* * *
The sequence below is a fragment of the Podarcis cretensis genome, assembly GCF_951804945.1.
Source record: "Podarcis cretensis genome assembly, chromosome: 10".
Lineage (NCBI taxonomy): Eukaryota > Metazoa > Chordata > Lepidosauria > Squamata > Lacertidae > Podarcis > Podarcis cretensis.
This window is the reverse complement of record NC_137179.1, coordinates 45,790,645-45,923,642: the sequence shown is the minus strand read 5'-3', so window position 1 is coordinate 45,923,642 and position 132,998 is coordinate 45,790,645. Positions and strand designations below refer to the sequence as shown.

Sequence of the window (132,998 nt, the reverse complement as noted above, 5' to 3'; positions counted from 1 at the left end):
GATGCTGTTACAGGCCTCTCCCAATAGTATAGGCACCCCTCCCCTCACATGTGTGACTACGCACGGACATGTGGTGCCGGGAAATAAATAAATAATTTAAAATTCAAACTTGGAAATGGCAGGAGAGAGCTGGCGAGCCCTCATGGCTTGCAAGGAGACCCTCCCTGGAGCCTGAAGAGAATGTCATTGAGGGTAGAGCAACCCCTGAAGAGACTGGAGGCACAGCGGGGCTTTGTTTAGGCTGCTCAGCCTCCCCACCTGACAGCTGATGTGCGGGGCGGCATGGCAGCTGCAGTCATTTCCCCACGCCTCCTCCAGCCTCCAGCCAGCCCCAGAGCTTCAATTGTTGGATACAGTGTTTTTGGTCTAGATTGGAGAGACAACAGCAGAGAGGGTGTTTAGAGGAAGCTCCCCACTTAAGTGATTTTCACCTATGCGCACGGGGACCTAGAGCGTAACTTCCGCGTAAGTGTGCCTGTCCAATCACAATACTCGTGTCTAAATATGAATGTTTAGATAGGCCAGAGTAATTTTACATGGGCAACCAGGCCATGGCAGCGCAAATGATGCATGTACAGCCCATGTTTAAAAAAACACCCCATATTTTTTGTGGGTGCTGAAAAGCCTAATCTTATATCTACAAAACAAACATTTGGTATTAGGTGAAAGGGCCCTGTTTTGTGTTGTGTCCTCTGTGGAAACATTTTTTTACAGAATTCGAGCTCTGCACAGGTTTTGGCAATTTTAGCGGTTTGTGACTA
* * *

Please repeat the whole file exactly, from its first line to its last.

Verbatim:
The sequence below is a fragment of the Podarcis cretensis genome, assembly GCF_951804945.1.
Source record: "Podarcis cretensis genome assembly, chromosome: 10".
Lineage (NCBI taxonomy): Eukaryota > Metazoa > Chordata > Lepidosauria > Squamata > Lacertidae > Podarcis > Podarcis cretensis.
This window is the reverse complement of record NC_137179.1, coordinates 45,790,645-45,923,642: the sequence shown is the minus strand read 5'-3', so window position 1 is coordinate 45,923,642 and position 132,998 is coordinate 45,790,645. Positions and strand designations below refer to the sequence as shown.

Sequence of the window (132,998 nt, the reverse complement as noted above, 5' to 3'; positions counted from 1 at the left end):
GATGCTGTTACAGGCCTCTCCCAATAGTATAGGCACCCCTCCCCTCACATGTGTGACTACGCACGGACATGTGGTGCCGGGAAATAAATAAATAATTTAAAATTCAAACTTGGAAATGGCAGGAGAGAGCTGGCGAGCCCTCATGGCTTGCAAGGAGACCCTCCCTGGAGCCTGAAGAGAATGTCATTGAGGGTAGAGCAACCCCTGAAGAGACTGGAGGCACAGCGGGGCTTTGTTTAGGCTGCTCAGCCTCCCCACCTGACAGCTGATGTGCGGGGCGGCATGGCAGCTGCAGTCATTTCCCCACGCCTCCTCCAGCCTCCAGCCAGCCCCAGAGCTTCAATTGTTGGATACAGTGTTTTTGGTCTAGATTGGAGAGACAACAGCAGAGAGGGTGTTTAGAGGAAGCTCCCCACTTAAGTGATTTTCACCTATGCGCACGGGGACCTAGAGCGTAACTTCCGCGTAAGTGTGCCTGTCCAATCACAATACTCGTGTCTAAATATGAATGTTTAGATAGGCCAGAGTAATTTTACATGGGCAACCAGGCCATGGCAGCGCAAATGATGCATGTACAGCCCATGTTTAAAAAAACACCCCATATTTTTTGTGGGTGCTGAAAAGCCTAATCTTATATCTACAAAACAAACATTTGGTATTAGGTGAAAGGGCCCTGTTTTGTGTTGTGTCCTCTGTGGAAACATTTTTTTACAGAATTCGAGCTCTGCACAGGTTTTGGCAATTTTAGCGGTTTGTGACTA